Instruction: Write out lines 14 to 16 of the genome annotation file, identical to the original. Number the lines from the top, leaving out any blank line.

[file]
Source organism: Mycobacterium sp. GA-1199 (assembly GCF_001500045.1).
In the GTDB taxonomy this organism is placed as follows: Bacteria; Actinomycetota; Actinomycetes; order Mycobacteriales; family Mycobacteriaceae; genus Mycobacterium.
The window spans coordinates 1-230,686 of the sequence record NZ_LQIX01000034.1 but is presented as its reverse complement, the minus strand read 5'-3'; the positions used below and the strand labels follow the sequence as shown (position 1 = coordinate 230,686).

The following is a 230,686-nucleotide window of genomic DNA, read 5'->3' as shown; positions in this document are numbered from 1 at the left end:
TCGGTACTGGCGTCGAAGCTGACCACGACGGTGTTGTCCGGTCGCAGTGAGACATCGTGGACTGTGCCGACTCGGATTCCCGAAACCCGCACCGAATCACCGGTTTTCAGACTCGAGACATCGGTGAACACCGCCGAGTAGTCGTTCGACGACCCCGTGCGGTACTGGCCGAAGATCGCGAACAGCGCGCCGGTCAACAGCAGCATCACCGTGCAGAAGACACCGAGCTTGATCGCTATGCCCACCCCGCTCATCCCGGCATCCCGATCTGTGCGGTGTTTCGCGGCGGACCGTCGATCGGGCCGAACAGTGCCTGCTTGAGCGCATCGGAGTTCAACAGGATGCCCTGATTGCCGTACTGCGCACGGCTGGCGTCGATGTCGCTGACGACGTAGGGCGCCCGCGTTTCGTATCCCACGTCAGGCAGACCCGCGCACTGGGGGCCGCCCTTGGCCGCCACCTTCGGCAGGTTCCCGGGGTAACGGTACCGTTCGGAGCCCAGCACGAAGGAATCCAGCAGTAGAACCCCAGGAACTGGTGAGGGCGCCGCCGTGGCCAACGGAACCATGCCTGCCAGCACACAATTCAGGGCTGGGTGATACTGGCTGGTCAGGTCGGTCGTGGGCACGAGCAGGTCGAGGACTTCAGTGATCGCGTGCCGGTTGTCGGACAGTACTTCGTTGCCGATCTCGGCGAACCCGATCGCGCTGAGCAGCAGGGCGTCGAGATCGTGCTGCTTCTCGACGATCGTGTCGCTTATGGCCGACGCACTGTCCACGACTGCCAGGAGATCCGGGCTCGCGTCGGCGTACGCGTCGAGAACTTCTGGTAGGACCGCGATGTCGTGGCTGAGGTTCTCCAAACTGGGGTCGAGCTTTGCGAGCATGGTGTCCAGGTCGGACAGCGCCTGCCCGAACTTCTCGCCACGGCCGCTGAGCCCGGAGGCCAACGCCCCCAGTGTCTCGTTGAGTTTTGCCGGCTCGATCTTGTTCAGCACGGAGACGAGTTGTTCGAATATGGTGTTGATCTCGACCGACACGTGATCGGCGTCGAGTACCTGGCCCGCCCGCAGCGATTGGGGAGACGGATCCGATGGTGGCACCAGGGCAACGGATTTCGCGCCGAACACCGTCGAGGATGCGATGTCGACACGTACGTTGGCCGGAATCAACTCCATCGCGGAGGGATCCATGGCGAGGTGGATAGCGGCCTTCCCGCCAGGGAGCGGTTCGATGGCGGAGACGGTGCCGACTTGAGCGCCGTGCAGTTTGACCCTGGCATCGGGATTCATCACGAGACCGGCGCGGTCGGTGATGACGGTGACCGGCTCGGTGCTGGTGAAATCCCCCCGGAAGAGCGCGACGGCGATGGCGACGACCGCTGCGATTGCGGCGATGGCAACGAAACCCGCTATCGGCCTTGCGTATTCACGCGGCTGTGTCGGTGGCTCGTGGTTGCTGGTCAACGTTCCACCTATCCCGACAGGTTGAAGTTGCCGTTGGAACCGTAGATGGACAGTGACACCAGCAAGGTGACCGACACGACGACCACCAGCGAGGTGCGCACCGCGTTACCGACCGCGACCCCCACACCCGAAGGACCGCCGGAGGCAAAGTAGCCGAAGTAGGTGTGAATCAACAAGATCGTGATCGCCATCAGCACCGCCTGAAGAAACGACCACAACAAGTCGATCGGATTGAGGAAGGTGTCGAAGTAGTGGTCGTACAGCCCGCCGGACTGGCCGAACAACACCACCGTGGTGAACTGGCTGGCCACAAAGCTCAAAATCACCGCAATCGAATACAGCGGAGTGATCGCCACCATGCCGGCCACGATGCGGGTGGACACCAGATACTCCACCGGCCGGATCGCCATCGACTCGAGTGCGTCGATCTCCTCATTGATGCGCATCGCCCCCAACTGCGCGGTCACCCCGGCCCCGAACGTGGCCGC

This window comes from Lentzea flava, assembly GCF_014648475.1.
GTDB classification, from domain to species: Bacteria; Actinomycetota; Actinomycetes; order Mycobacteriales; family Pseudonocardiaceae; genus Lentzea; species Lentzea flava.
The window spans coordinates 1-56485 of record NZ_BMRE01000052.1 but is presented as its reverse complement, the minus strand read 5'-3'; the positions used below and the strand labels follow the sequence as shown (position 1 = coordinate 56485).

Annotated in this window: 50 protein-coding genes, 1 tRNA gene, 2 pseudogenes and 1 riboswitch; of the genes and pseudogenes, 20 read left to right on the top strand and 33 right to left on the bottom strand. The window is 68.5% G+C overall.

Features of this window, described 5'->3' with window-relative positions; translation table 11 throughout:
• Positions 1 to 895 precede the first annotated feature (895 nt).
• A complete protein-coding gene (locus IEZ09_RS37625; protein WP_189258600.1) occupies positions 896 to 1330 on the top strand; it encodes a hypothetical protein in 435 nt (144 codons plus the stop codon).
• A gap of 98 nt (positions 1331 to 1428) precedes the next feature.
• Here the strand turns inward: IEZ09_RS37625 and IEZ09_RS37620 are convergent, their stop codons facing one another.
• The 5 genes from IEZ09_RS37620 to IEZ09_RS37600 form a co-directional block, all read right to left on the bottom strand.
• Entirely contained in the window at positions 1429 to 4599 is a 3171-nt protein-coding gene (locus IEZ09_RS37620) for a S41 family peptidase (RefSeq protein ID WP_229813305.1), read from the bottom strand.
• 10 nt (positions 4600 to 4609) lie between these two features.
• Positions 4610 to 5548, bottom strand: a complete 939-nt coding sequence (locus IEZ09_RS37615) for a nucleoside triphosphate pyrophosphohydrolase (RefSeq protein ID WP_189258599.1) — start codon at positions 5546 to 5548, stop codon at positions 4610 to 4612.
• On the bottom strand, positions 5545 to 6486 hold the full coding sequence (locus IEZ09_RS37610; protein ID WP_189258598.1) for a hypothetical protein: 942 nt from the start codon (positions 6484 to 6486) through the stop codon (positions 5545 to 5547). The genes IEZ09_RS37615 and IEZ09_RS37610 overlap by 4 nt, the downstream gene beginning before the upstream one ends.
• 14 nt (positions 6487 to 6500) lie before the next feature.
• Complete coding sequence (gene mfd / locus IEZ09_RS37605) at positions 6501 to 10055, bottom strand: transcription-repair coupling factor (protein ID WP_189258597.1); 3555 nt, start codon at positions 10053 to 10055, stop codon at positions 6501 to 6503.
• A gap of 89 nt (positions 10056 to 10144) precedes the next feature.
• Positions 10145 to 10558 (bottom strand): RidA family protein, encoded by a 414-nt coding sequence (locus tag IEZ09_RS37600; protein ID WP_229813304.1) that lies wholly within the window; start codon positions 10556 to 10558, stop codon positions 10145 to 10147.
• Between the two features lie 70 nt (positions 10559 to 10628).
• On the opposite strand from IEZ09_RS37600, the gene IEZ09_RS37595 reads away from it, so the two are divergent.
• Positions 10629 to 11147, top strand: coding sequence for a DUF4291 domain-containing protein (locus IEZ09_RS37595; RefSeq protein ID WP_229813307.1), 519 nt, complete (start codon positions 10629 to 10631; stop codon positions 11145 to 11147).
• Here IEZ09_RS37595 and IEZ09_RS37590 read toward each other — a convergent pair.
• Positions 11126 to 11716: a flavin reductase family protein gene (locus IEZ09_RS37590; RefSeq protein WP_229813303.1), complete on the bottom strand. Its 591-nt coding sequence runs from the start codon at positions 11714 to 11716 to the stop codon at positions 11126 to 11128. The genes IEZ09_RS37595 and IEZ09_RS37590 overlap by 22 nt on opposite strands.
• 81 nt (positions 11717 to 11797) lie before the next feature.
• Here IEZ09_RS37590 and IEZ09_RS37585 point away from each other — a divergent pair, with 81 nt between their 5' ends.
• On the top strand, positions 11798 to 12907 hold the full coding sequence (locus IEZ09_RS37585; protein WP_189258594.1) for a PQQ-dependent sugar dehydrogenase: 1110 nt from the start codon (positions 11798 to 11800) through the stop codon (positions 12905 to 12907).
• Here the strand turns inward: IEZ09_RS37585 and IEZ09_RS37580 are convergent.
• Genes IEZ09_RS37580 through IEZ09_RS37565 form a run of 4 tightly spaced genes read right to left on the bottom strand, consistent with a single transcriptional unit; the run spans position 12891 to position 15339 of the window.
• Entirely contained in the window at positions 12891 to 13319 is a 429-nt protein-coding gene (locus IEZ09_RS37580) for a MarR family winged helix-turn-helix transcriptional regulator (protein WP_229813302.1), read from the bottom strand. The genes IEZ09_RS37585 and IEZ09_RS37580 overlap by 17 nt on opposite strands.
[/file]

• Here the strand turns inward: IEZ09_RS37625 and IEZ09_RS37620 are convergent, their stop codons facing one another.
• The 5 genes from IEZ09_RS37620 to IEZ09_RS37600 form a co-directional block, all read right to left on the bottom strand.
• Entirely contained in the window at positions 1429 to 4599 is a 3171-nt protein-coding gene (locus IEZ09_RS37620) for a S41 family peptidase (RefSeq protein ID WP_229813305.1), read from the bottom strand.